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Any lawyers/accountants know about inheritance and capital gains issues?

(7 Posts)
ameliagrey Wed 03-Aug-11 11:33:12

Can anyone help? Recent conversation with my elderly parents has brought up this topic again.

My brother and i stand to inherit our parent's house which falls considerably below the threshhold for Inheritance tax.

However, it has a large plot- 1 acre- which we could probably build on. Local estate agents have always expressed an interest and suggest maybe 10 properties.

I have been advised not to apply for planning permission until we inherit the house. What happens next if we sell the land, re taxes? Am I liable for capital gains tax?

A provisional estimate of value could be £500K so if half goes to my brother and then we are taxed @ 40%, not a lot left.


minipie Wed 03-Aug-11 11:48:21

Do you own another property?

LIZS Wed 03-Aug-11 11:53:16

I think your CGT liability is assessed between the value at the time you inherit and the price you sell for. However you/bro can each offset an annual allowances against the gain and possibly some other costs. It is a very specialist area though and criteria can differ if, for example, you live in it as your main residence.

ameliagrey Wed 03-Aug-11 12:25:12

yes we both own other proeprties.

I think we could save tax if one of us lived in it for a while after we inherited it.

pippala Wed 03-Aug-11 12:56:55

Your parents could take out life insurance to pay out on the 2nd death. Leaving the insurance payout to you and your brother. This is not subject to IHT and will cover the CGT due on the land.
We took out insurance a few months ago to pay for our kids IHT when the time comes. Paying £15 per month to cover £700,000 IHT on todays money. However we are in our 40's so I expect the premiums will be much higher for your parents as they will be paying the policy for a much shorter term.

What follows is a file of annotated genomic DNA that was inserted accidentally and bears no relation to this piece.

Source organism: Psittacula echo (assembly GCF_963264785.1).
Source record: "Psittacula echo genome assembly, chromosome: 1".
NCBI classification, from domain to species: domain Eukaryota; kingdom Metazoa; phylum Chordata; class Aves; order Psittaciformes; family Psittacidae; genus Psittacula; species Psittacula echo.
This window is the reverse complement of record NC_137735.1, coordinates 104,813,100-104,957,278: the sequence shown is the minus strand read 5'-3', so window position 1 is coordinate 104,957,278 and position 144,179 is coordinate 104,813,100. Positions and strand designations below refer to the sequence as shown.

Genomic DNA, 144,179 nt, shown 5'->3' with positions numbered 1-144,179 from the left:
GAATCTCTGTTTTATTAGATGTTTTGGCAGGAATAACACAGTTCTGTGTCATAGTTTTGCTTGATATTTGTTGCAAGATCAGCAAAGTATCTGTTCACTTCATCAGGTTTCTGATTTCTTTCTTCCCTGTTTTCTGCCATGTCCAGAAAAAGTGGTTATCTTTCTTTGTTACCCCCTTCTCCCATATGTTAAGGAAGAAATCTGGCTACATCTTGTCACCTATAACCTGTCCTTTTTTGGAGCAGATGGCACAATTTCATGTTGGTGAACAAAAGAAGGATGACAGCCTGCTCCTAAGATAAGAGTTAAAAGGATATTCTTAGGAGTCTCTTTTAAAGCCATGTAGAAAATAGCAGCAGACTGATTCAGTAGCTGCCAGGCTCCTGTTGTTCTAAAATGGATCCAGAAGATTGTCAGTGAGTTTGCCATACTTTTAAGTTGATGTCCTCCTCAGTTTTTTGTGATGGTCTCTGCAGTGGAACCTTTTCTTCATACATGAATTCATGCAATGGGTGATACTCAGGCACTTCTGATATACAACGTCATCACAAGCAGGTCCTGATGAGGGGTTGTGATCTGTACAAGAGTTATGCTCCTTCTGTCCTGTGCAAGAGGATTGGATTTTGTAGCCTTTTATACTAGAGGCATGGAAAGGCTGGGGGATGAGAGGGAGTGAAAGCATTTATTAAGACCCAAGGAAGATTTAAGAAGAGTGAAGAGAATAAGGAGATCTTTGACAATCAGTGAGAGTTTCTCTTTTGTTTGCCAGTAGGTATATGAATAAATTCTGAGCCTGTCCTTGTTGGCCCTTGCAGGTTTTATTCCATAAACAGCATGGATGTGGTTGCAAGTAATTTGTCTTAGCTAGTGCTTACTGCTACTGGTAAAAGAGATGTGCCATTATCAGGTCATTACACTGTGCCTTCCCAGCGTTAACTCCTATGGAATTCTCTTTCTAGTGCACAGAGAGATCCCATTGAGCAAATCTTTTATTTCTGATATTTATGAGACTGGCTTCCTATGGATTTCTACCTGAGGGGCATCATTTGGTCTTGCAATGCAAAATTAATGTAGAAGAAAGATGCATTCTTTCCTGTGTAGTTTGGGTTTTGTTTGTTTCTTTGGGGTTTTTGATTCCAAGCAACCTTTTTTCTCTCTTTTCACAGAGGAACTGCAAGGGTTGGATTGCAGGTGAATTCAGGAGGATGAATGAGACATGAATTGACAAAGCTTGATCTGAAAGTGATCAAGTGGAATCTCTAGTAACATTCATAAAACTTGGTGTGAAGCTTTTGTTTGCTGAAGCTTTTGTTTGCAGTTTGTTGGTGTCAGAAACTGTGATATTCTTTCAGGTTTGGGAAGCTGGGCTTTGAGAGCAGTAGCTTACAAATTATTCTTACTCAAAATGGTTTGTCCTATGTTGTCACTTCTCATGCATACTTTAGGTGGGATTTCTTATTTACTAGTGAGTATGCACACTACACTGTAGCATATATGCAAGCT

We were advised to do this when we drew up our wills as our kids will have a large IHT burden.
We also thought about transferring property to them now with a life stake in it for us but that would still attract CGT for them on our deaths.
Solicitor thought insurance the best way to cover their liability.
Hope this helps.

ChasingSquirrels Wed 03-Aug-11 23:21:27

when you inherit you have a base CGT cost of the market value at the point of death (assessed as part of probate and used to calculate the total value of the estate and assess IHT).

So if you then sell on at that market value you have no CGT liability, if you sell later and the value has increased then you will have a CGT liability on the increase, less your annual CGT allowance.

The current rate of CGT is 18%/28% depending on whether you are a basic or higher rate tax payer.

mranchovy Thu 04-Aug-11 12:45:30

See an accountant who specialises in residential development as there are many aspects to this. I know a good one grin.

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